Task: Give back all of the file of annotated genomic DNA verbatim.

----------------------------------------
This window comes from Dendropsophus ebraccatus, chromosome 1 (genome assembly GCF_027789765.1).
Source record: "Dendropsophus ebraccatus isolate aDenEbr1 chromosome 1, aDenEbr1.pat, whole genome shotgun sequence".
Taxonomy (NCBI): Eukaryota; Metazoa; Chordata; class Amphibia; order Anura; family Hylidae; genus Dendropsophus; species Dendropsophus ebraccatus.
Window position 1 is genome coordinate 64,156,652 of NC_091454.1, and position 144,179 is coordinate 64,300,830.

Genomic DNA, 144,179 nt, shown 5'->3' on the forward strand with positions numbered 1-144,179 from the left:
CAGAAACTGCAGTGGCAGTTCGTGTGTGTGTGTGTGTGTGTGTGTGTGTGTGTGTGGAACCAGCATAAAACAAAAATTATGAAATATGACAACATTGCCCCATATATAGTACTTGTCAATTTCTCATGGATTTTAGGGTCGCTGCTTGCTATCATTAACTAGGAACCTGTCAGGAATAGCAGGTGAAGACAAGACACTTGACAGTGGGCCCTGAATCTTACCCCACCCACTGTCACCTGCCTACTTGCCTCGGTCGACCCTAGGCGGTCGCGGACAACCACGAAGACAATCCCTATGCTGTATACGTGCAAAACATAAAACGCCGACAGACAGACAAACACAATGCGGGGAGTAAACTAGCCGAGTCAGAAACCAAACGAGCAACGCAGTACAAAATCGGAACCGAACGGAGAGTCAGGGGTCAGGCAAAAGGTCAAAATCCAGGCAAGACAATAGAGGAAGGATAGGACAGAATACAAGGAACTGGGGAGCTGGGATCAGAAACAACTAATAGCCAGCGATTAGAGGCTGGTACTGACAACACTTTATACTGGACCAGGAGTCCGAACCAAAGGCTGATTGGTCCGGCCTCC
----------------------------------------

This window comes from Dendropsophus ebraccatus, chromosome 1 (genome assembly GCF_027789765.1).
Source record: "Dendropsophus ebraccatus isolate aDenEbr1 chromosome 1, aDenEbr1.pat, whole genome shotgun sequence".
Taxonomy (NCBI): Eukaryota; Metazoa; Chordata; class Amphibia; order Anura; family Hylidae; genus Dendropsophus; species Dendropsophus ebraccatus.
Window position 1 is genome coordinate 64,156,652 of NC_091454.1, and position 144,179 is coordinate 64,300,830.

Genomic DNA, 144,179 nt, shown 5'->3' on the forward strand with positions numbered 1-144,179 from the left:
CAGAAACTGCAGTGGCAGTTCGTGTGTGTGTGTGTGTGTGTGTGTGTGTGTGTGTGGAACCAGCATAAAACAAAAATTATGAAATATGACAACATTGCCCCATATATAGTACTTGTCAATTTCTCATGGATTTTAGGGTCGCTGCTTGCTATCATTAACTAGGAACCTGTCAGGAATAGCAGGTGAAGACAAGACACTTGACAGTGGGCCCTGAATCTTACCCCACCCACTGTCACCTGCCTACTTGCCTCGGTCGACCCTAGGCGGTCGCGGACAACCACGAAGACAATCCCTATGCTGTATACGTGCAAAACATAAAACGCCGACAGACAGACAAACACAATGCGGGGAGTAAACTAGCCGAGTCAGAAACCAAACGAGCAACGCAGTACAAAATCGGAACCGAACGGAGAGTCAGGGGTCAGGCAAAAGGTCAAAATCCAGGCAAGACAATAGAGGAAGGATAGGACAGAATACAAGGAACTGGGGAGCTGGGATCAGAAACAACTAATAGCCAGCGATTAGAGGCTGGTACTGACAACACTTTATACTGGACCAGGAGTCCGAACCAAAGGCTGATTGGTCCGGCCTCC